Welcome to the Abolition Classroom
June & July in Annex A
Every Sunday before and after service, the classroom will be open for self learning and exploration with further date-specific events coming later.
Please also visit our Abolition Classroom website at phoenixuu.org/abolition for the latest updates and resources.
An Invitation to the Abolition Classroom from Mx. Jezz of UUCP Children’s Ministries
Welcome to the Abolition Classroom! For the months of June and July, there will be an ongoing classroom exhibit in Annex A on the subject of abolition. From the early abolition movement that confronted slavery to the current times of abolitionists still challenging legal slavery in ice detention centers and prisons, there is a need to look at life through an abolitionist lens. For our youth it may look like solving conflicts without relying on principals so they can avoid Student Resource Officers and the school to prison pipeline. Come explore the classroom and learn something new about abolition.
For Unitarian Universalists the subject of abolition will look differently for everyone. While some of us may not know if they identify as an abolitionist, some UU’s are constantly reading about abolition while working to defund the police. Let’s face it though, learning to not rely on the police is part of being a UU. Across age groups, immigration status and race lines the relevancy for abolition will look different. Part of the goal of this exhibit is to help convey why we must all be abolitionists.
Being an abolitionist helps uplift our 8th principle and supports antiracist efforts. One of the stations highlights the UU World article “A message to white Unitarian Universalists” from our past Reverend and current UU President Susan Frederick-Gray. This letter specifically challenges white UU’s to look at how they rely on police and challenge it. The resources in the Abolitionists Classroom can help everyone learn how to further their identity as an abolitionist or stretch themselves to lean into abolition more.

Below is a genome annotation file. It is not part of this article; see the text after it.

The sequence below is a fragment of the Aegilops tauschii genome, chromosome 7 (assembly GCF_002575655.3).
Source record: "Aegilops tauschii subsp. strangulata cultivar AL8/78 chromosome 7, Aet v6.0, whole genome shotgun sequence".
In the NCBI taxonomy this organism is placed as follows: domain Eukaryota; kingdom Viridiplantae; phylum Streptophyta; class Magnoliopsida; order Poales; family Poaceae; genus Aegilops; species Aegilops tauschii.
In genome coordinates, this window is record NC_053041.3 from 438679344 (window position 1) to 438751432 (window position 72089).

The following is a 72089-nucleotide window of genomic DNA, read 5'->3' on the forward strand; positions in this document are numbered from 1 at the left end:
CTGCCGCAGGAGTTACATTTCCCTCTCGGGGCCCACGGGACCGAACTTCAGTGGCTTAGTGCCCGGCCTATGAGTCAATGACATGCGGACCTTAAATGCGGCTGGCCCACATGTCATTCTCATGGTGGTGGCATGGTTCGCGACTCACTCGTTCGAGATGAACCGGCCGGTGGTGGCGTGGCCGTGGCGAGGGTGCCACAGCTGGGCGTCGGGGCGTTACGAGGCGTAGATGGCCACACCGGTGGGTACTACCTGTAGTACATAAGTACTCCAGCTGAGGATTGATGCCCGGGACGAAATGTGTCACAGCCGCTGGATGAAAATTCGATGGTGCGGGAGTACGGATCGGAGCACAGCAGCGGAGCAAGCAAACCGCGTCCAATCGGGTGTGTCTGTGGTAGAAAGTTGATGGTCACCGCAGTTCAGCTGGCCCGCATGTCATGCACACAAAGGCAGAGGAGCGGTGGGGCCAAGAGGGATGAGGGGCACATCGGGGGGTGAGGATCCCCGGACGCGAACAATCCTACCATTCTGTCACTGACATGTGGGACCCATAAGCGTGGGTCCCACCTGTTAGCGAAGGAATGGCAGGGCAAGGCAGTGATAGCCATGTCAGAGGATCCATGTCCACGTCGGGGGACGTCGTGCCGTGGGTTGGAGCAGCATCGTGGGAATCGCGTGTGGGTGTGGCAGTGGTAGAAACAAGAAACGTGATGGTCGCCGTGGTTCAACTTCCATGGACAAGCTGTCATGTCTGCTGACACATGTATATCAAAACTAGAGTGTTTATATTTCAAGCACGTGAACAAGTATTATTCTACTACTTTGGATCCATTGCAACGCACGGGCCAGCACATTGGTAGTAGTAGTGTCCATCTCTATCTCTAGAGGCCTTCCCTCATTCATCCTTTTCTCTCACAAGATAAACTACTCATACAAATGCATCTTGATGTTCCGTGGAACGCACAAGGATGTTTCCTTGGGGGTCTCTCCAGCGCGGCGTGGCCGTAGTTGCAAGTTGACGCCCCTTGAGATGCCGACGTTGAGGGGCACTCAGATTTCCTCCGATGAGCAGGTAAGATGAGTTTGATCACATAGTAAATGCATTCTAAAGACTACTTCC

The classroom highlights many already existing abolitionist resources. This is a brief list of some of the current stations on display:
PODER in Action and the Phoenix Futuro Safety and Policing Report
This exhibit explains why especially people of color in Phoenix do not feel safe with police in their communities.
“Throughout 2018 – 2019 Poder in Action staff and community volunteers surveyed over 10,000 people, mostly in South Phoenix and Maryvale, about their experiences and perceptions of police. The survey asked residents about safety, police interactions, and perceptions of the Phoenix Police Department. The goal of the study was to better understand the complex relationship communities of color in Phoenix have with policing in our neighborhoods.“
What to Read about Abolition Station
Sundays there will be a reading section up with example books from Mx. Jezz’s library. There will always be a poster up and a few zines that help explain abolition more from the group Interrupting Criminalization and Project NIA.
This interactive space focuses on transformative justice using prompts and a resource from Project NIA called How To Share Space: Creating Community in Classrooms and Beyond.
This station is a display of visual graphics from a group called Radical Roadmaps. The station provides visual maps for explaining different complex concepts regarding abolition. The concepts are explained in visual flowcharts instead of paragraphs and lengthy text.
For more information, contact email@example.com .